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An American Family History

The How Family in Sudbury

 

 

 
     
 

 
     
 

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During the Indian wars, some colonists were taken captive. They were killed, ransomed, or adopted into the tribe.

Sudbury in Middlesex County, Massachusetts was incorporated in 1639 with a population of 476. A major battle of the King Philip's War was fought in Sudbury in 1676.

from Year Book 1898 by Society of Colonial Wars in the Commonwealth of Massachusetts

Among the early settlers was one John How, a glover by trade. He was admitted a freeman in 1641 and was chosen selectman the next year. In 1655 he was appointed "to see to the restraining of youth on the Lord's day." He was a petitioner for Marlborough plantation in 1657, moved there about the same year, and was elected a selectman. He was the first tavern keeper in that town, having a public house as early as 1661....

The proximity of John How's house in Marlborough to the Indian plantation brought him into direct contact with his savage neighbors, and by his kindness he gained their confidence and good will, and they accordingly not only respected his rights, but often made him their umpire in cases of difficulty. He acquired, I have read, the reputation of a Solomon by his decision of a dispute where a pumpkin vine sprang up within the premises of one Indian and the fruit ripened upon the land of another. The question of the ownership of the pumpkin was referred to him, when he called for a knife and divided the fruit, giving half to each claimant. This struck the parties as the perfection of justice, and fixed the impartiality of the judge on an immutable basis. John How died in 1680, at the age of seventy-eight years, and left an estate valued at £511.

His son Samuel [How], a carpenter by trade, born in 1642, married, in 1663, Martha Bent, daughter of John Bent, of Sudbury, the first of that name; and later widow Clapp, of Hingham. He is described as a man of great energy and public spirit. ...

In 1702 Samuel How gave his son David [How], born in 1674, a tract of one hundred and thirty acres of the so-called "new grant" of Sudbury, and on one of the lots of this grant, bounded easterly on the highway and westerly by Marlborough, David How began immediately to build a house. During its erection tradition says that the work-men resorted at night for protection against Indian attacks to the Parmenter garrison house, half a mile away. Soon after its construction How opened it as a public house, the fifth tavern on the road from Boston westwards.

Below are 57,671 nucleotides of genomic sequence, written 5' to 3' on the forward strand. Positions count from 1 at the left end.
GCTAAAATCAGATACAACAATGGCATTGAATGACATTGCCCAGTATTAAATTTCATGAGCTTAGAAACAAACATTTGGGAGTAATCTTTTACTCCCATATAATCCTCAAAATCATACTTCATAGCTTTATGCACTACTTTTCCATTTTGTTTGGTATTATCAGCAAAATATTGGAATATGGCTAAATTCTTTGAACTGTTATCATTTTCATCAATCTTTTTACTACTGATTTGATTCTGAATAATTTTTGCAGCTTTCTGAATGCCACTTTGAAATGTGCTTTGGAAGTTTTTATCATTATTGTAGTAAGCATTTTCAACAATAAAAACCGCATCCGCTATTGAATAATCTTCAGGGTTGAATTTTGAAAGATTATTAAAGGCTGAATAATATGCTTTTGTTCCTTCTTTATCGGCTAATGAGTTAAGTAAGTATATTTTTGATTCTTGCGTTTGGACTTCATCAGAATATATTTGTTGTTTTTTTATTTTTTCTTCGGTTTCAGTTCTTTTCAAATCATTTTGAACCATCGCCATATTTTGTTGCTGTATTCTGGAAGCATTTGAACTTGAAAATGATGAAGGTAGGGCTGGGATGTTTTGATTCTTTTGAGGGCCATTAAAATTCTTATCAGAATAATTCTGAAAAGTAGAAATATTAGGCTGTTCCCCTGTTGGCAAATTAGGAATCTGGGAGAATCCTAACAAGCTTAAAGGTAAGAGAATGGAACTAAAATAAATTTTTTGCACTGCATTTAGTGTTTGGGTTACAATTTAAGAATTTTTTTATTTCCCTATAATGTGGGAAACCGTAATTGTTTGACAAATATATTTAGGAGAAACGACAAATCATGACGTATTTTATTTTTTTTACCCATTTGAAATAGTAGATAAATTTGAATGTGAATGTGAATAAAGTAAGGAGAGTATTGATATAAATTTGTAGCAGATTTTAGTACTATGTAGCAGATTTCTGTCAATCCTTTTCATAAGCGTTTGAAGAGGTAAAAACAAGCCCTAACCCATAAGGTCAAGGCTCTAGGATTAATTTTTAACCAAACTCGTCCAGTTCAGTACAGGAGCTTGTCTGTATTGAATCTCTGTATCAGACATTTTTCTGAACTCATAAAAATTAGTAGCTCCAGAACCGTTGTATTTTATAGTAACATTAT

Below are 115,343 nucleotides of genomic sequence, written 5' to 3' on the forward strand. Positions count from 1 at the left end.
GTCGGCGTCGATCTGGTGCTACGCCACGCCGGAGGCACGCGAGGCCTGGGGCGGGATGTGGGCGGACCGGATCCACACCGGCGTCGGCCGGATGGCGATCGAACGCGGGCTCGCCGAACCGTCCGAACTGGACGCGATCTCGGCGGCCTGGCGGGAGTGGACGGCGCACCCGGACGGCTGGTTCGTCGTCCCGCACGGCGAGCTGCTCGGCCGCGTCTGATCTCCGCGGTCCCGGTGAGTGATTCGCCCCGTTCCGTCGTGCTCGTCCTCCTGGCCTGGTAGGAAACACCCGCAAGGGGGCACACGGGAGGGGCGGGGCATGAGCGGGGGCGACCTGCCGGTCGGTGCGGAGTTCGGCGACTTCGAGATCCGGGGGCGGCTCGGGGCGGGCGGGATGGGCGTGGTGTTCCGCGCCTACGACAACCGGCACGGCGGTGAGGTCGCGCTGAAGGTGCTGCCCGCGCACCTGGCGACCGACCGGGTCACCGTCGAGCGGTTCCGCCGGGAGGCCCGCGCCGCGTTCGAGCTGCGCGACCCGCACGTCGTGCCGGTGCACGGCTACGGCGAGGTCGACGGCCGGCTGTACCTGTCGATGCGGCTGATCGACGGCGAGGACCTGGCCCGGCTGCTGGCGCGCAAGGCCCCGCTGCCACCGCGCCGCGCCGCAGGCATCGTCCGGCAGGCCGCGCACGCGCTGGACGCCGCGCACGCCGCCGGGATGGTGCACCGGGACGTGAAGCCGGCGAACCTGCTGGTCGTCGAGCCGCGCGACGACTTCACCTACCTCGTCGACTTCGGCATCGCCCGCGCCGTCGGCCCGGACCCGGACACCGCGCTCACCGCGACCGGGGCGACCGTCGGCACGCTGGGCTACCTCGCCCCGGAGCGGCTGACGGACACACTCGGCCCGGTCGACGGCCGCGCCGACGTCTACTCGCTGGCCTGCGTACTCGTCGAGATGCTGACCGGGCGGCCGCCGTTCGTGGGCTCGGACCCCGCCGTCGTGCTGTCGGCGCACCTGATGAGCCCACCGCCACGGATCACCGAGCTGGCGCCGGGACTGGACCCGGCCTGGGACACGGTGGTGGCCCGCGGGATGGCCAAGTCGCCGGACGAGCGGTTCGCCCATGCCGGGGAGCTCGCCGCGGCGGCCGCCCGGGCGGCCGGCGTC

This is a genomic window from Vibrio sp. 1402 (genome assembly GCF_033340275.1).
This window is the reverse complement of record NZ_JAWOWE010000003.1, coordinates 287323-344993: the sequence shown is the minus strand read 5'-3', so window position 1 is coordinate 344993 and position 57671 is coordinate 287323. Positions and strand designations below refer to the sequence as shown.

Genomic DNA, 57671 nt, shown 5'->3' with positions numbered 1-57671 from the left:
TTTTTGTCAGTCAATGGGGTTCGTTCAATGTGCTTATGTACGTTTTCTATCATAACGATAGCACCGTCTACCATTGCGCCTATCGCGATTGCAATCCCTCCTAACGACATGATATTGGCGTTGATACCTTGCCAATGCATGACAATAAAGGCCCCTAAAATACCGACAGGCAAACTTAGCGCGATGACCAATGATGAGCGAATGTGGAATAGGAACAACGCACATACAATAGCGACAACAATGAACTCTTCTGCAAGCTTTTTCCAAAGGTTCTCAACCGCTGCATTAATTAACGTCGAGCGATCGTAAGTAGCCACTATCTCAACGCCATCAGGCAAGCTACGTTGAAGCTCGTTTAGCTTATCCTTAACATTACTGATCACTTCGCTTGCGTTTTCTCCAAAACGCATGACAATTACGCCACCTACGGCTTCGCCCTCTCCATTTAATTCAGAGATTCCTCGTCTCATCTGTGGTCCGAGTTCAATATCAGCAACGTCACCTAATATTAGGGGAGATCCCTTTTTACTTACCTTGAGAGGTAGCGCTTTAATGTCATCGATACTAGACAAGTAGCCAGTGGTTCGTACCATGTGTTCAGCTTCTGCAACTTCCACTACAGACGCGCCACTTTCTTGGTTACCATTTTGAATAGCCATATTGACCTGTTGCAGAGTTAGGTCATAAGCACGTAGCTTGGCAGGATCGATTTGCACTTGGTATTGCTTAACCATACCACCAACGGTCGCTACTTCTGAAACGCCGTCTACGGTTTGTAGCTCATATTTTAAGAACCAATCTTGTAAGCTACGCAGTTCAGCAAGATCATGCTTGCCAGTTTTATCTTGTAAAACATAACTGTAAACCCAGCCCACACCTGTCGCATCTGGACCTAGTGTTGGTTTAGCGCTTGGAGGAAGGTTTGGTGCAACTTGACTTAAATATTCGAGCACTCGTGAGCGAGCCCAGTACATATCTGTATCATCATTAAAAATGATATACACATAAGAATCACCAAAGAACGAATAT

In a letter to an English lady, dated Dec. 28, 1863, Longfellow gives his version of the genesis of this house.

Some two hundred years ago, [he says,] an English family by the name of Howe built there (in Sudbury) a country house, which has remained in the family down to the present time, the last of the race dying about two years ago. Losing their fortune, they became innkeepers, and for a century the Red Horse has flourished, going down from father to son. The place is just as I have described it, though no longer an inn. All this will account for the landlord's coat of arms, and his being a justice of the peace, and his being known as the squire, things that must sound strange in English ears....

Nor do I find that David How was compelled by a reverse of fortune to open his house to the public. He was one of a family of thirteen children of Samuel How....

It may be supposed that David How, one of so large a family, found it necessary to earn his living by a respectable calling, and the business of his grandfather in Marlborough would naturally suggest that of an innkeeper. He accordingly opened his house to the public, not the first man in Sudbury to do so, but destined to eclipse them all in the celebrity of his inn and the fame of his descendants. His house, then called simply "How's Tavern in Sudbury" to distinguish it from How's Tavern in Marlborough, soon became known...The original house was a small one...

David How kept the tavern until his death in 1746, when it passed into the hands of his son Ezekiel, by whom it was enlarged as increased business made necessary. Receiving the custom of the great highway and mail route from Boston westward, the old inn of one story was merged in a more elaborate structure of two stories with a gambrel roof and arms spreading on either side, receiving through its seventy-nine windows alike the summer's and the winter's sun.

An early American tavern (or ordinary) was an important meeting place and they were strictly supervised. Innkeepers were respectable members of the community. Taverns offered food and drink. An inn also offered accommodation.